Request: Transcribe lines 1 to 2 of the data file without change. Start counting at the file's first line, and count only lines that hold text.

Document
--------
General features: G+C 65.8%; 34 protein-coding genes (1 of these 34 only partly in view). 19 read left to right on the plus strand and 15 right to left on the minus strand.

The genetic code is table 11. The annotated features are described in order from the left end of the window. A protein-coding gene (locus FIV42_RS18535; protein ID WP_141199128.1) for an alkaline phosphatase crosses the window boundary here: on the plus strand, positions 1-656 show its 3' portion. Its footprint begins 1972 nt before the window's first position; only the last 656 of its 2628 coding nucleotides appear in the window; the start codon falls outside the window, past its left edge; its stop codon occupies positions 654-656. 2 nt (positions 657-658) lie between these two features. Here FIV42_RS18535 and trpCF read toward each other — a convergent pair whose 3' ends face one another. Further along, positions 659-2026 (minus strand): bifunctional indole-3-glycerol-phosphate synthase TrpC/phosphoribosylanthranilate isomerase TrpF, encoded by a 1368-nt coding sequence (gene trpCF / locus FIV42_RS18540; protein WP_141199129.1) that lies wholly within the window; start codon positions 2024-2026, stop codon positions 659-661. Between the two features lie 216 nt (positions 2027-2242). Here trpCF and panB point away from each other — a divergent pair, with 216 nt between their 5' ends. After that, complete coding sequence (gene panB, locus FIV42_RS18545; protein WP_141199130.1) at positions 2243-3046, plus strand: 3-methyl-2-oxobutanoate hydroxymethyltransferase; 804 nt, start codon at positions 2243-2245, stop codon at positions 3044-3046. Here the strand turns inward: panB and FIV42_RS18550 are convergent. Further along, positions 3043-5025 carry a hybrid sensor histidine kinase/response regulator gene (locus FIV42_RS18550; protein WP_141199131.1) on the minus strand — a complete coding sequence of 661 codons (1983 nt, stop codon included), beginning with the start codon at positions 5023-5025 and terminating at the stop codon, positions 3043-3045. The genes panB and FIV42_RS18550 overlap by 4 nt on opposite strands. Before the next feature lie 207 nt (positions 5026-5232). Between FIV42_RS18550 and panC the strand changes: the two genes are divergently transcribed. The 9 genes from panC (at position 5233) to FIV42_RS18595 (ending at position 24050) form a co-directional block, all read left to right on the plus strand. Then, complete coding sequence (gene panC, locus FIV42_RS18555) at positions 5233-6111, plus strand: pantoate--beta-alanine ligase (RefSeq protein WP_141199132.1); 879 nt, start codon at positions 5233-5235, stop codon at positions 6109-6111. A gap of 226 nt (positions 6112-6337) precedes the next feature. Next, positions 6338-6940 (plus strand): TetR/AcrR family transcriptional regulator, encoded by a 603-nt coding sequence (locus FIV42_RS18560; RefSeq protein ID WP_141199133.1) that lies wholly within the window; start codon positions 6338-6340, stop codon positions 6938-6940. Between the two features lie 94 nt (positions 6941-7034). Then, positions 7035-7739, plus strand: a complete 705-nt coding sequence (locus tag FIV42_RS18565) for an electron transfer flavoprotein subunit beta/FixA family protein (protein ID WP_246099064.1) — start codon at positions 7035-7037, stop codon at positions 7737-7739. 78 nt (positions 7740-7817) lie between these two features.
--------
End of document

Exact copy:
General features: G+C 65.8%; 34 protein-coding genes (1 of these 34 only partly in view). 19 read left to right on the plus strand and 15 right to left on the minus strand.

The genetic code is table 11. The annotated features are described in order from the left end of the window. A protein-coding gene (locus FIV42_RS18535; protein ID WP_141199128.1) for an alkaline phosphatase crosses the window boundary here: on the plus strand, positions 1-656 show its 3' portion. Its footprint begins 1972 nt before the window's first position; only the last 656 of its 2628 coding nucleotides appear in the window; the start codon falls outside the window, past its left edge; its stop codon occupies positions 654-656. 2 nt (positions 657-658) lie between these two features. Here FIV42_RS18535 and trpCF read toward each other — a convergent pair whose 3' ends face one another. Further along, positions 659-2026 (minus strand): bifunctional indole-3-glycerol-phosphate synthase TrpC/phosphoribosylanthranilate isomerase TrpF, encoded by a 1368-nt coding sequence (gene trpCF / locus FIV42_RS18540; protein WP_141199129.1) that lies wholly within the window; start codon positions 2024-2026, stop codon positions 659-661. Between the two features lie 216 nt (positions 2027-2242). Here trpCF and panB point away from each other — a divergent pair, with 216 nt between their 5' ends. After that, complete coding sequence (gene panB, locus FIV42_RS18545; protein WP_141199130.1) at positions 2243-3046, plus strand: 3-methyl-2-oxobutanoate hydroxymethyltransferase; 804 nt, start codon at positions 2243-2245, stop codon at positions 3044-3046. Here the strand turns inward: panB and FIV42_RS18550 are convergent. Further along, positions 3043-5025 carry a hybrid sensor histidine kinase/response regulator gene (locus FIV42_RS18550; protein WP_141199131.1) on the minus strand — a complete coding sequence of 661 codons (1983 nt, stop codon included), beginning with the start codon at positions 5023-5025 and terminating at the stop codon, positions 3043-3045. The genes panB and FIV42_RS18550 overlap by 4 nt on opposite strands. Before the next feature lie 207 nt (positions 5026-5232). Between FIV42_RS18550 and panC the strand changes: the two genes are divergently transcribed. The 9 genes from panC (at position 5233) to FIV42_RS18595 (ending at position 24050) form a co-directional block, all read left to right on the plus strand. Then, complete coding sequence (gene panC, locus FIV42_RS18555) at positions 5233-6111, plus strand: pantoate--beta-alanine ligase (RefSeq protein WP_141199132.1); 879 nt, start codon at positions 5233-5235, stop codon at positions 6109-6111. A gap of 226 nt (positions 6112-6337) precedes the next feature. Next, positions 6338-6940 (plus strand): TetR/AcrR family transcriptional regulator, encoded by a 603-nt coding sequence (locus FIV42_RS18560; RefSeq protein ID WP_141199133.1) that lies wholly within the window; start codon positions 6338-6340, stop codon positions 6938-6940. Between the two features lie 94 nt (positions 6941-7034). Then, positions 7035-7739, plus strand: a complete 705-nt coding sequence (locus tag FIV42_RS18565) for an electron transfer flavoprotein subunit beta/FixA family protein (protein ID WP_246099064.1) — start codon at positions 7035-7037, stop codon at positions 7737-7739. 78 nt (positions 7740-7817) lie between these two features.